Summary:

British carriers are gradually letting their customers go fully high-speed when they cross borders within the European Union. Users are well-advised to make sure they’re signed up to a roaming plan, though, at least for now.

Vodafone racecar

The British carrier Vodafone has expanded the number of European countries in which its customers can use 4G while abroad. Having begun with Greece in March, the company added Spain, Italy and Portugal to that list on Friday.

So far, Vodafone and EE are the only U.K. operators to let users go fully high-speed while on the mainland, rather than keeping them on 3G. EE also started allowing this in March in regards to France and Spain, and it is working on roaming 4G/LTE in Italy, Germany, Switzerland and the Netherlands, as well as the U.S.

Of course, high-speed mobile broadband enables high-volume data usage. Vodafone customers expecting to use 4G while outside the U.K. would be well advised to sign up to the carrier’s EuroTraveller package, which charges £2 ($3.38) a day to let them use their domestic voice, text and data bundles.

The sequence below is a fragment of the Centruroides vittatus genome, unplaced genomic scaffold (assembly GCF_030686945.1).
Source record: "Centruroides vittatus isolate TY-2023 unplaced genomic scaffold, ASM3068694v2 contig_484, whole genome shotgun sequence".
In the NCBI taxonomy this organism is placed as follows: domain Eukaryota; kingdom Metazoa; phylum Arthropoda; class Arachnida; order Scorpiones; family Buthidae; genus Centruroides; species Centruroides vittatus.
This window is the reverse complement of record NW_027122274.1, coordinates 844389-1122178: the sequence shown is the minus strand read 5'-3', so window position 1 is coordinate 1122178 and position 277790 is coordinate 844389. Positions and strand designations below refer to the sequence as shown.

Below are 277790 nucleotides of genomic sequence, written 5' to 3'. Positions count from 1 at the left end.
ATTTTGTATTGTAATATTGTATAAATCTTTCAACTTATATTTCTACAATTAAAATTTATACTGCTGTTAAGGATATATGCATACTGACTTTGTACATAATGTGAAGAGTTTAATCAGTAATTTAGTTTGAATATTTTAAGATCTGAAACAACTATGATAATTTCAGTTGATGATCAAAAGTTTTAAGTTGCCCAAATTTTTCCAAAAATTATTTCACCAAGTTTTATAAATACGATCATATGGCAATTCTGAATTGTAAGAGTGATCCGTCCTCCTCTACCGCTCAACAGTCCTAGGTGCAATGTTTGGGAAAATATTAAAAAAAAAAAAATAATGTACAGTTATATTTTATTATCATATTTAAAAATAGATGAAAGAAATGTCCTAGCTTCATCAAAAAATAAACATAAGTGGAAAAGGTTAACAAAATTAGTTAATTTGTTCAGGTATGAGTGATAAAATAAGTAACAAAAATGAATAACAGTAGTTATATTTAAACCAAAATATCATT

If they don’t, they can expect to pay an eye-watering 45.9 pence ($0.77) per megabyte. That’s a far cry from the bad old days of well over a pound per megabyte for daring to leave your EU member state – a situation that preceded the European Commission’s efforts to drive down roaming rates — but still a lot of money when you’re thinking in 4G usage terms.

The Commission’s new, almost-passed rules will scrap roaming fees altogether within the European Union. At that point we should see users automatically able to use their domestic bundles abroad, becoming truly unafraid to turn on data when they cross the border.

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